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David Bacal

  Third Place


David Bacal

THE PRECEDENT, Political Action/Drama
David was raised in Ohio and after finishing college he headed west. He moved around a lot since then, living in southern California, northern, Arizona, Oregon, and Washington. He had many occupations, the more picturesque of which were picking oranges in Israel, and working a salmon tender in the Straits of San Juan de Fuca. He spent most of the last ten years living in the Pacific Northwest where the rainy days and nights can make for much movie watching. David became slowly more intrigued by film till he finally had to take a shot at it himself. Fiction and prose writing is such a solitary act, but screenwriting naturally lends itself to collaboration and he enjoyed having the help of good friends in developing his stories, and looks forward to more.

I knew I wanted to be a screenwriter when ....

some of the stories in my mind started looking like movies.

I know I've succeeded when ........

I've finished. On an immediate and personal level, to finish a project is to succeed. Everything else is gravy.

When did you write THE PRECEDENT?

I finished the first draft of THE PRECEDENT about a year ago. But of
course it is a work in progress.

What inspired you to write it?

I wanted to write something I thought could be marketable but still maintained good story integrity. Like many Americans I'm fed up with Presidential politics, and I began thinking if somehow a candidate of true integrity sneaked through the political process and actually made it into office, what would happen? I wanted a candidate who wouldn't lie, and who was politically innocent. I asked how would such a candidate get things done with a corrupt and complacent government? To take hostages was the only way I could figure.

How long did it take you?

It took about four months to write THE PRECEDENT. I conveniently broke
my leg just at the time I was beginning. Since I couldn't work my regular
job for a while, the writing went faster.

Tell us about your first writing experience (screenwriting).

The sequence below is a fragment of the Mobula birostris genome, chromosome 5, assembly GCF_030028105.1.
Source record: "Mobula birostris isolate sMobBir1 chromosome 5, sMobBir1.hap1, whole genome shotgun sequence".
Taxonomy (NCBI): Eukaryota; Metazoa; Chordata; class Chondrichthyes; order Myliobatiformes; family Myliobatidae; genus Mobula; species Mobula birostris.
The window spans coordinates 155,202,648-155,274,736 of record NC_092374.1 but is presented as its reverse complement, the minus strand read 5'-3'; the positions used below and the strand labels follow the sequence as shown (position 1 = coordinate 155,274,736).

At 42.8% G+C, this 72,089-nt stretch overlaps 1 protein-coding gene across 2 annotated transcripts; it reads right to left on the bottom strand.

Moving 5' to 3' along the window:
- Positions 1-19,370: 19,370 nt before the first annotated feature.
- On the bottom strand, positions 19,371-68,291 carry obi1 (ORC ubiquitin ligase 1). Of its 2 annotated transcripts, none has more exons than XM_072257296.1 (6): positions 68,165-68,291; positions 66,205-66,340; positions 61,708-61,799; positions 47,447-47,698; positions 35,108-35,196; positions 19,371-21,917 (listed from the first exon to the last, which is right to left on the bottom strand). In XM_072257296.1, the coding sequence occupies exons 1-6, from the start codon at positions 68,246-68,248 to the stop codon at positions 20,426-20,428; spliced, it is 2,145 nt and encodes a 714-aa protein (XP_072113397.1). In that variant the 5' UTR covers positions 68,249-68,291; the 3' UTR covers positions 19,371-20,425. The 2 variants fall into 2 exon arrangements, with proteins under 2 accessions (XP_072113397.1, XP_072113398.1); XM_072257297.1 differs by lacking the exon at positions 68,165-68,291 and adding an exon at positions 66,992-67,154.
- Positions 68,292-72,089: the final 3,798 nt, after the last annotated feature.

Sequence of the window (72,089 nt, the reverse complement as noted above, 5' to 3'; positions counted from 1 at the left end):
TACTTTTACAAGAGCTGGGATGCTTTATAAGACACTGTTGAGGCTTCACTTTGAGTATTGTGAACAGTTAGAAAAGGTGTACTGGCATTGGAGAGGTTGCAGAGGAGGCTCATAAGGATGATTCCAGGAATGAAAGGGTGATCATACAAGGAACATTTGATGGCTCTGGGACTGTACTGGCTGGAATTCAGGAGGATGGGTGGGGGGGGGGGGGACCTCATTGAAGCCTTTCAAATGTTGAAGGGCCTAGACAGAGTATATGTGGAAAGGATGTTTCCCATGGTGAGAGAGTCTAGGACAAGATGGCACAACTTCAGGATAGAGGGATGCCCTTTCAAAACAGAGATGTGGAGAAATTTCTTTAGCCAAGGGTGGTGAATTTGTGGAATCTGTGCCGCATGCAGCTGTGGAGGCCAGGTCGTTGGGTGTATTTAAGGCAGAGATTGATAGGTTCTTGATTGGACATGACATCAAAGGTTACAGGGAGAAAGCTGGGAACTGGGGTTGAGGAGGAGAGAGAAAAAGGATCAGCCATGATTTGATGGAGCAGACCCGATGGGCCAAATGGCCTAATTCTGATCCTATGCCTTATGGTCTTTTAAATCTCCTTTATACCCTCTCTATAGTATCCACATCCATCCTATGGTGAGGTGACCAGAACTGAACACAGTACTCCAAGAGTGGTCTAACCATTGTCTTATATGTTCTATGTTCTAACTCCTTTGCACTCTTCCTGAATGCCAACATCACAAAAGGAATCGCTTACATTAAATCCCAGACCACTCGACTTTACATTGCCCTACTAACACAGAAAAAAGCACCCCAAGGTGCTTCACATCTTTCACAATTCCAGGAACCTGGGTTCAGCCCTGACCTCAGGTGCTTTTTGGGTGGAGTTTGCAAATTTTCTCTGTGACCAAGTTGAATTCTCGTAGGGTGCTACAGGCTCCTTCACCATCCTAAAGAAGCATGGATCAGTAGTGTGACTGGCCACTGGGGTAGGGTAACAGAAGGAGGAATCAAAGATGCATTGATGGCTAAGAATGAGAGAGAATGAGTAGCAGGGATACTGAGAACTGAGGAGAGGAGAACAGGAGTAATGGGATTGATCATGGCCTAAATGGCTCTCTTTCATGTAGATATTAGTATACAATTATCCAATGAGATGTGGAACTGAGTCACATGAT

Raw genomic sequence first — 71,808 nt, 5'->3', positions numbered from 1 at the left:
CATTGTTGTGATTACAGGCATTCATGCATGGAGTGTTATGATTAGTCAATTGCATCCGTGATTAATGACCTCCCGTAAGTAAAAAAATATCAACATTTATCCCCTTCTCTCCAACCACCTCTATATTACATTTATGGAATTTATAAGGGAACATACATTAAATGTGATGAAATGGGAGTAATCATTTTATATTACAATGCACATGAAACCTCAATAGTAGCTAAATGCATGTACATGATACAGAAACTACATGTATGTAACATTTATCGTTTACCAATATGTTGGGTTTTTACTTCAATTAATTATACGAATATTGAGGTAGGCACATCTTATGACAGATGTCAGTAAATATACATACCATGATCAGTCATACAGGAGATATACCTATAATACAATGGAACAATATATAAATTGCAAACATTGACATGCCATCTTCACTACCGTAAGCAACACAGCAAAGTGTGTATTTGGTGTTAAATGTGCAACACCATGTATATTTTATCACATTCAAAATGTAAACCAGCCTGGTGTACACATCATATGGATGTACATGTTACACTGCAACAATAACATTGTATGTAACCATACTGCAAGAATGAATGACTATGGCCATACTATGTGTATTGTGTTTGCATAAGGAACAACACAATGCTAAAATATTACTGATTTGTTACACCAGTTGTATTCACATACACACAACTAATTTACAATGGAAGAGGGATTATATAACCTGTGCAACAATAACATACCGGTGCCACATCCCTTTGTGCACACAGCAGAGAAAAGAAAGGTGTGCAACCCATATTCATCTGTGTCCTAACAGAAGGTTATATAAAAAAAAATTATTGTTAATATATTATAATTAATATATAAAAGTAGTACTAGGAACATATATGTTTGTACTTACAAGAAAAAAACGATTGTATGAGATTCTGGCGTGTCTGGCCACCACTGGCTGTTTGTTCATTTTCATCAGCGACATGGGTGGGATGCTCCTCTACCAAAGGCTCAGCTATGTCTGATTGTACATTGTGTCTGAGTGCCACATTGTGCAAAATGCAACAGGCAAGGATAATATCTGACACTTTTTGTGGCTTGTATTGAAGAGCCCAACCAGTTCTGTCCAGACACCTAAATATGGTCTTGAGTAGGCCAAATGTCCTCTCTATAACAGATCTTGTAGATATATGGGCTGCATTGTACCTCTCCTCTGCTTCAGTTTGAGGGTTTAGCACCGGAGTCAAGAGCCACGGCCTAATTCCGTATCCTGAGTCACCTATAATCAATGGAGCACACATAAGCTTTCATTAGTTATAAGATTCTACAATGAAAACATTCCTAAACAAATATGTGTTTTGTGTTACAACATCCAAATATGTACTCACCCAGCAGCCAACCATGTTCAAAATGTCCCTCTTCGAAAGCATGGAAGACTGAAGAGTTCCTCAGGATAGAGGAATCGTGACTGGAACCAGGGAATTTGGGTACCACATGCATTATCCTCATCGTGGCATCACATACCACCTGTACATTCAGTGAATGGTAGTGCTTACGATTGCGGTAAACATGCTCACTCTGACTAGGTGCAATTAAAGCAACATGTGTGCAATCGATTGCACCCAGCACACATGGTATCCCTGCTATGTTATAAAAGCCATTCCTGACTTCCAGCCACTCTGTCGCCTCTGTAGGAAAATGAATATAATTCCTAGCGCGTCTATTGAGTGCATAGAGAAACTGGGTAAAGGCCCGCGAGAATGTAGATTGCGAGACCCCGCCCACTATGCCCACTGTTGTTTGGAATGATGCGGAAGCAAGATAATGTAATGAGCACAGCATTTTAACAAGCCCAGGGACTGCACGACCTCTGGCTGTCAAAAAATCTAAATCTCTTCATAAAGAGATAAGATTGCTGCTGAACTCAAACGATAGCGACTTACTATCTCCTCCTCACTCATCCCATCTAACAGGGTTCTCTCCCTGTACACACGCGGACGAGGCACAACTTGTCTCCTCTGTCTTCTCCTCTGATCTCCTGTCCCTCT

A couple years back I wrote my first screenplay, which was loosely based on a short story I had written. It was a simple story of two people trying to fall in love. I think it's a good story and could make a good movie, but I understood that in order to make it work I would have to direct it, or be lucky enough to find a director who is as hopeless a romantic as myself.

Who is your favorite Screenwriter and Why?

I've watched so many good movies from so many good writers that I really
don't have favorites. For instance I just again watched OCTOBER SKY, written
by Lewis Colick. I found the story most beautiful and compelling, but I also
know that it took great directing, acting, and filming to make Lewis' story
come off so beautifully.

What are your aspirations?

My main aspiration is to die at one with myself and the cosmos. Before
that, I would very much like to work with a talented director and cast to
tell a good cinematic story. The collaborative nature of movies is what I
find most compelling, and if everyone involved is dedicated to the story
something beautiful can happen.

When the creative juices stop, what do you do to get yourself on the
right track?

There are a million and one ways to keep on track if the creative juices
don't flow. Sometimes reading others works to kindle the fire. Sometimes
going somewhere and not thinking at all about writing for a while is a great
help. Most often I find just sitting down and doing it anyway leads to
something better than you expected.

Where will you be in six years from now?

Where will I be in 6 years is the most beguiling of questions. Six days
is only kind of certain, six months a mystery. I'd like to be fully engaged
(and paid) in my writing in less than six years, but if I have to wait that
long, that's okay. In any case I'll most likely be where the writing leads

11. Actors and Directors you would like to work with and why?

I'd like to work with talented and committed people to tell good stories. There are many who would fit that bill. One director whose work I've liked is Edward Zwick. I like the scope and epic of his stories. He's taught me about something I've never had to experience first hand: war. When the director can make you feel like the movie has been your experience, he or she has done a good job. I'd like to be a part of that.

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